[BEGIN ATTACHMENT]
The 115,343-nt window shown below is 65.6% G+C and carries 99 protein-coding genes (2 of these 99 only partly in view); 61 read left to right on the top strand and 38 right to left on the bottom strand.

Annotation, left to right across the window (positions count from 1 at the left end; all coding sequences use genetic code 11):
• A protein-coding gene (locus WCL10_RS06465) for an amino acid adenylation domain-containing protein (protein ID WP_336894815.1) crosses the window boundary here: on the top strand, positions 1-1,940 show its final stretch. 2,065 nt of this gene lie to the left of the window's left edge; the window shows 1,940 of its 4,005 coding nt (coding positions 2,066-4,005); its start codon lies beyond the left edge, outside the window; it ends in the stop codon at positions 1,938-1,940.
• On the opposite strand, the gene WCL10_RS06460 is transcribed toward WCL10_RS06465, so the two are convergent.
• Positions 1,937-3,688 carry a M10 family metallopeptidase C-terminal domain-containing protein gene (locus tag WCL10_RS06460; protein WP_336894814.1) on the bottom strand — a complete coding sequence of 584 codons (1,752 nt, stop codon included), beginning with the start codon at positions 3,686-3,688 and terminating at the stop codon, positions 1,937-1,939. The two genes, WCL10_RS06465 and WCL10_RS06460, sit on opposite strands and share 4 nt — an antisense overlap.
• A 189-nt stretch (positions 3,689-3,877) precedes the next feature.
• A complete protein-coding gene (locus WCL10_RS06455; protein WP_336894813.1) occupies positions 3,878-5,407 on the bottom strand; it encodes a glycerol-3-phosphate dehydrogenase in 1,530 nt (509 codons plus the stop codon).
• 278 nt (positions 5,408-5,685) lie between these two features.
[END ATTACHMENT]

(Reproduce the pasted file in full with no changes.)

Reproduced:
The 115,343-nt window shown below is 65.6% G+C and carries 99 protein-coding genes (2 of these 99 only partly in view); 61 read left to right on the top strand and 38 right to left on the bottom strand.

Annotation, left to right across the window (positions count from 1 at the left end; all coding sequences use genetic code 11):
• A protein-coding gene (locus WCL10_RS06465) for an amino acid adenylation domain-containing protein (protein ID WP_336894815.1) crosses the window boundary here: on the top strand, positions 1-1,940 show its final stretch. 2,065 nt of this gene lie to the left of the window's left edge; the window shows 1,940 of its 4,005 coding nt (coding positions 2,066-4,005); its start codon lies beyond the left edge, outside the window; it ends in the stop codon at positions 1,938-1,940.
• On the opposite strand, the gene WCL10_RS06460 is transcribed toward WCL10_RS06465, so the two are convergent.
• Positions 1,937-3,688 carry a M10 family metallopeptidase C-terminal domain-containing protein gene (locus tag WCL10_RS06460; protein WP_336894814.1) on the bottom strand — a complete coding sequence of 584 codons (1,752 nt, stop codon included), beginning with the start codon at positions 3,686-3,688 and terminating at the stop codon, positions 1,937-1,939. The two genes, WCL10_RS06465 and WCL10_RS06460, sit on opposite strands and share 4 nt — an antisense overlap.
• A 189-nt stretch (positions 3,689-3,877) precedes the next feature.
• A complete protein-coding gene (locus WCL10_RS06455; protein WP_336894813.1) occupies positions 3,878-5,407 on the bottom strand; it encodes a glycerol-3-phosphate dehydrogenase in 1,530 nt (509 codons plus the stop codon).
• 278 nt (positions 5,408-5,685) lie between these two features.